Regardless of who you are at this moment of time in Finland, whether a homemaker cooking salmon, a political activist in Nastola, a start-up entrepreneur in Oulu, or a rally driver in Espoo, you’d know for sure that these are no rosy times in the famous Nordic country. Reason being the lockdown that has been in place for much of this new year.
While for much of the rest of the world, 2021 has been the year focused to get back to the normal course of things, for Finland, however, it’s been yet another year where things have hardly seemed normal given the continuation with strict social distancing norms (and the absolute lockdown on things).
For a country that hardly sees the sun and is gripped in darkness for the better part of the year, things such as the night curfew are but normal and a regular or recurring phenomenon as far as 2021 is concerned.
Yet, a thing has stood out and is making heads turn at this point and perhaps rightly so. The key question at the moment regarding Finland is this: how come Finland received no fewer than 10,000 visitors from another European destination despite having travel restrictions in place?
It’s been common knowledge that the Finnish government had put tight travel restrictions in place since the start of January 2021, a facet that led to a sudden and sharp dip in international visitors in the beating heart of Scandinavia.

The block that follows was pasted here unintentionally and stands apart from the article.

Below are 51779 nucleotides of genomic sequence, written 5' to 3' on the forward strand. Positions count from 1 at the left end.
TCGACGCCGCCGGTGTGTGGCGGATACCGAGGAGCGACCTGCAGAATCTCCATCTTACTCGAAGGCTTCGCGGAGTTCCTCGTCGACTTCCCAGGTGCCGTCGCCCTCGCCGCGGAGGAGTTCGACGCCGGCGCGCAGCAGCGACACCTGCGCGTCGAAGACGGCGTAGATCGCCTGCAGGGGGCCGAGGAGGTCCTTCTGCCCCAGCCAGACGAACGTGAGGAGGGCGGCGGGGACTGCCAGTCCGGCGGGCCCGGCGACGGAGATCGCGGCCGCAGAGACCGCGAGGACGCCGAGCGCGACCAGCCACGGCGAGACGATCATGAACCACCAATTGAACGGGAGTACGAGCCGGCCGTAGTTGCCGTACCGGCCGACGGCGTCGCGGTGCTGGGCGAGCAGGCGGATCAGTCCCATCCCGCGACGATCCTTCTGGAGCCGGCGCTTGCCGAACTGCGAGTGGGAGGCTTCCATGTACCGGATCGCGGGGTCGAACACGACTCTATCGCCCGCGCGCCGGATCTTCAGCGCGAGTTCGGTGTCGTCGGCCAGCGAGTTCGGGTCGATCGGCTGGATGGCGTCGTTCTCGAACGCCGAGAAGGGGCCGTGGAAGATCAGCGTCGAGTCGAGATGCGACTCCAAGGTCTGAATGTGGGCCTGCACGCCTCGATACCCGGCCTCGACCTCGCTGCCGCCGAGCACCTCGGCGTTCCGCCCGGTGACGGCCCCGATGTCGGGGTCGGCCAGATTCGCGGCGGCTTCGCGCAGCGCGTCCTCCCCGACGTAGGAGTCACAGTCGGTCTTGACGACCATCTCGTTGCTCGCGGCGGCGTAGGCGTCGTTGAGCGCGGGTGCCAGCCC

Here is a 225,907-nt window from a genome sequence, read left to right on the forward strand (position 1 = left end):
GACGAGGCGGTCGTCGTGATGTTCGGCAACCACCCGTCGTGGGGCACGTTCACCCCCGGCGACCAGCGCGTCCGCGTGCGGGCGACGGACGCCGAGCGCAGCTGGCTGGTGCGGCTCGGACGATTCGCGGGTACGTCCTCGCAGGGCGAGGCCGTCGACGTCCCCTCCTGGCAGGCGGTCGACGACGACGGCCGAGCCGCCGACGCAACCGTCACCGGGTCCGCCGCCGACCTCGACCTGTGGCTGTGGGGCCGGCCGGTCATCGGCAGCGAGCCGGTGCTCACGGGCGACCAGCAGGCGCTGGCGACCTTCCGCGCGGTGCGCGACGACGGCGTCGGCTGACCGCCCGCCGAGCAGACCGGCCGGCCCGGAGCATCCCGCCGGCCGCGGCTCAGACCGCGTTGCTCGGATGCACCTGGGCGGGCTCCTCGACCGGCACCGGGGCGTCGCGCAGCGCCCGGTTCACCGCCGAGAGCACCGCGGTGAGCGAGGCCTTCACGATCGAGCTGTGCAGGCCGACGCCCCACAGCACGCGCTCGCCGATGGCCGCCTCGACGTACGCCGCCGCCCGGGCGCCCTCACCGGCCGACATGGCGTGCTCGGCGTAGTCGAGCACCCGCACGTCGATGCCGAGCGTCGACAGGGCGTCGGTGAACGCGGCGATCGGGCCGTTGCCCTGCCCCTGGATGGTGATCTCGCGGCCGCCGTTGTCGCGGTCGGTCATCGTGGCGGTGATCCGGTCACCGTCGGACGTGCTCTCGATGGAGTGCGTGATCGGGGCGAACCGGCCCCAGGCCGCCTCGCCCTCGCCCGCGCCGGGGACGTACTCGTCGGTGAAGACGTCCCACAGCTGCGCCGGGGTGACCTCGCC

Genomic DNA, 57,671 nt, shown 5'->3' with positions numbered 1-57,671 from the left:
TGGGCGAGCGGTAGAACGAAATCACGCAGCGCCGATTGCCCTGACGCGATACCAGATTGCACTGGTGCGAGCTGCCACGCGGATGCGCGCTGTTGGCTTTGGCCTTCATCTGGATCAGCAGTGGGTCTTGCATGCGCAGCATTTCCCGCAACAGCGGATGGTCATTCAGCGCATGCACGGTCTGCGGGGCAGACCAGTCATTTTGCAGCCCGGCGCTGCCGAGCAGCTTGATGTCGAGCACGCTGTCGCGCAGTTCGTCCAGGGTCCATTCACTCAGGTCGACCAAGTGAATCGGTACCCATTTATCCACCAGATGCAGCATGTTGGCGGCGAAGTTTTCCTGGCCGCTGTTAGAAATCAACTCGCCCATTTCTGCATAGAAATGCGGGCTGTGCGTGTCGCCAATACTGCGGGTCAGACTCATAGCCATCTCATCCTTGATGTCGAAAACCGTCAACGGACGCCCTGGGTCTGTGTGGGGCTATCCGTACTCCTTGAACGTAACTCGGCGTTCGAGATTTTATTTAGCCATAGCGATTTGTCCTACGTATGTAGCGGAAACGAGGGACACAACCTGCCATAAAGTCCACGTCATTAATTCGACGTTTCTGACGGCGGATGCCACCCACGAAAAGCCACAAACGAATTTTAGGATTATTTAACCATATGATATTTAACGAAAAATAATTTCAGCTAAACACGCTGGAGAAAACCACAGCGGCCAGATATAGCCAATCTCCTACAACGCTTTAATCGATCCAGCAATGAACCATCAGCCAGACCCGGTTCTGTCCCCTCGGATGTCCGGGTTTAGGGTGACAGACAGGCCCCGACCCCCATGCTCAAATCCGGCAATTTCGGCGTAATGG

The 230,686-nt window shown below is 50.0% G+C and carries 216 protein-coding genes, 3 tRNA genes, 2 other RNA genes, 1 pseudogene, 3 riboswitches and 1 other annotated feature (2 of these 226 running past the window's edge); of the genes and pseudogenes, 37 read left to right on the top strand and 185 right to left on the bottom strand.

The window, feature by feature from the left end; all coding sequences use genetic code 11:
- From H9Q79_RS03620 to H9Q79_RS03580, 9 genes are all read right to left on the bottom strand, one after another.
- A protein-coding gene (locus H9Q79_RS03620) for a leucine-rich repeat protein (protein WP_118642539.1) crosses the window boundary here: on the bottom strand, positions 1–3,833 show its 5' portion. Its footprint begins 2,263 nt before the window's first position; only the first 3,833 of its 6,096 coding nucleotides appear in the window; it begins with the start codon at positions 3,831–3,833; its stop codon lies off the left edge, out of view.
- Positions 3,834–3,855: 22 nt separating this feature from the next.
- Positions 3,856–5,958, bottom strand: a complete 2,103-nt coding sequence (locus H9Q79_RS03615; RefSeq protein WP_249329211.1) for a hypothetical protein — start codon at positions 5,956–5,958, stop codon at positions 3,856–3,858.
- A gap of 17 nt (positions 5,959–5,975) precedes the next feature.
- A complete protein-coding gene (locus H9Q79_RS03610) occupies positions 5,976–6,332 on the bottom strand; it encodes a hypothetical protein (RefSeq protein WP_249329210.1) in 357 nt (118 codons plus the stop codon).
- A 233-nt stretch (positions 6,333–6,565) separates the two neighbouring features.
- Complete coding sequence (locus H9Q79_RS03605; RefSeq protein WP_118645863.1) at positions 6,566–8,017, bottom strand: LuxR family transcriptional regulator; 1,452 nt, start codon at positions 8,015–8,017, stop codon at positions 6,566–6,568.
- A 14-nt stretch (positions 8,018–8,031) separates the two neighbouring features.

Yet, what’s rather surprising to note is the fact that recently around 10,000 visitors came calling from Estonia. What is bound to take many by surprise is that the cross-border travel between Finland-and-Estonia continues unabashed and unsullied by the restrictions.
Furthermore, the Port of Helsinki confirmed the fact that as many as 10,600 visitors arrived in the country from Estonia last week.
And while many touted the activity as rather surprising (and rightly so), here’s what the Helsinki Times had to report on the sudden spring in tourist movement:
As per the Finnish Border Guard, nearly half the travellers arriving from Estonia (45 per cent) last week were logistics workers such as traffic operators, around 15 per cent provided essential services and another 15 per cent were Finnish citizens. The border guard turned back 64 passengers.
Ships travel between the two countries on a daily basis, and Finnish authorities have to coordinate with their Estonian counterparts to facilitate border control. Since January, the Port of Helsinki has received 10,000 to 13,000 visitors on average every week.
Moving on, it’s important to note that last year, when the pandemic was at its peak, the cross-border travel between countries like Finland and neighboring Norway or Estonia had dropped drastically, spiraling by as much as 90 percent.